aristotle and dante  city on fire  one sarah crossan  a miracle at macys

Aristotle and Dante Discover the Secrets of the Universe by Benjamin Alire Saenz

City on Fire by Garth Risk Hallberg

One by Sarah Crossan

A Miracle at Macy’s by Lynn Marie Hulsman

ARCS I’ve received this week:

how to stuff up christmas  rest of your life   written in the scars   winters fairytale

How To Stuff Up Christmas by Rosie Blake

The Rest of My Life by Sheryl Browne

Written in the Scars by Mel Sherratt

Winter’s Fairytale by Maxine Morrey

Competition Prize:

Christmas Jumper

I was very excited to win a Harper Impulse ebook in a competition last week and even more excited when the book arrived on my Kindle and it was a book I’ve been dying to read. The book is Never Kiss A Man in a Christmas Jumper by Debbie Johnson. Isn’t that just the BEST title for a book? I’m sure it’s going it be a fab read!


So, that’s my week in books! What have you read this week? Have you bought any books that you can’t wait to read? Have you any other book-related news to share? Please tell me in the comments below! 🙂

Review & Int Giveaway: One Wish in Manhattan by Mandy Baggot

#BC banner

Today I have a review of Mandy Baggot‘s fabulous One Wish in Manhattan as part of Bookouture Christmas! Don’t forget to read the whole post as there is a chance for you to win an e-copy of this book!

One Wish in Manhattan

I knew I was going to love this book from the very first page, it just drew me straight in and never let me go. It was completely and utterly wonderful!

Hayley and her daughter Angel go to New York, supposedly on holiday but Hayley really intends to try and find Angel’s father. They stay with Hayley’s brother Dean. On their first night in New York Hayley meets a very attractive stranger and life becomes a lot more fun, and a lot more complicated.

I loved Hayley and Angel’s relationship, the bond between them and the way they were with each other felt so realistic and lovely. They seemed like real people to me from the very beginning and I was quite sad when I finished the book and had to leave them behind. I miss them already!

I couldn’t help but see parallels between this book and one of my favourite classic Christmas books – A Christmas Carol. Oliver is a hard-nosed business man, he’s self-centred and doesn’t like form to form relationships with women. In his work environment he doesn’t know the name of many of his colleagues and it becomes apparent that a lot of his staff are quite wary around him. Clara, his assistant, is a great character, she’s strong-willed and says what she thinks to Oliver. She’s the Jacob Marley character, except she does make her feelings clear and isn’t fearful of her boss. Having said that, Clara’s home life could be considered a teeny bit like the Jacob’s.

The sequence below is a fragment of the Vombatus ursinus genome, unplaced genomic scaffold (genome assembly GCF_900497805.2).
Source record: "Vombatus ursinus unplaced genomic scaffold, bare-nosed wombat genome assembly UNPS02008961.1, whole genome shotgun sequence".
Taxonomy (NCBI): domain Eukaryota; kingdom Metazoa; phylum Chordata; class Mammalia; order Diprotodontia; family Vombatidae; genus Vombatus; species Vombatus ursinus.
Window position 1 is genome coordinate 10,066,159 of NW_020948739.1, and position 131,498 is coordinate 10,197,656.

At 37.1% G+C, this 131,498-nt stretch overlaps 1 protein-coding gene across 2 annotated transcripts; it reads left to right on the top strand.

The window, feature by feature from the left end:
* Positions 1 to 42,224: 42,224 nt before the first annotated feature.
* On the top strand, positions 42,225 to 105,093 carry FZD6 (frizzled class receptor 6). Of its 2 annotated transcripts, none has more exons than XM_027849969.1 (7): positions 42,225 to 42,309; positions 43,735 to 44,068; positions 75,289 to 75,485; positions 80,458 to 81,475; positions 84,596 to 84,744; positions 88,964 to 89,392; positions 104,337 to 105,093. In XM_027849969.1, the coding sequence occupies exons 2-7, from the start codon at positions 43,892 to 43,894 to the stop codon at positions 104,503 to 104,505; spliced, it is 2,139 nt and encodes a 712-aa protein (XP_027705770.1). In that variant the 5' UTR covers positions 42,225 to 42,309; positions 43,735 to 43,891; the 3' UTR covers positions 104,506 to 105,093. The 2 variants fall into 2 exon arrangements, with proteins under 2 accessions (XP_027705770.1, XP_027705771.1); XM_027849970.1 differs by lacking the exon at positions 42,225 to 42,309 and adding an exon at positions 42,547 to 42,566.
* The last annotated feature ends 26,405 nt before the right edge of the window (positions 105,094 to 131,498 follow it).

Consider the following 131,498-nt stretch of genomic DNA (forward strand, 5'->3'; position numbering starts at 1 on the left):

Oliver’s father and brother have recently died and he believes that he is about to die of the same heart defect that kills them. Each time he has a collapse and the closer he gets to Hayley the more he begins to thaw. She is like the ghost of Christmas present, showing him what he could have if he just lets her into his life. HIs father and brother are ghosts of Christmas past, and his belief that he will die soon and alone is his potential future because it is in danger of becoming a self-fulfilling prophecy if he doesn’t slow down a bit at work. Hayley and Angel show Oliver that life can be completely different if he just relaxes the tight reins a little bit. The way Oliver’s character develops throughout the novel is rather Scrooge-like!

This book is not a re-telling of A Christmas Carol but the parallels between the two books made my enjoyment factor even higher, and now this brand new book has won me over and will take its place beside an old favourite in Christmases to come, and what can be better than that for a book lover? All of this combined with One Wish in Manhattan being about Christmas in New York, which is one of those experiences that always seems magical and beautiful, make this book sheer perfection!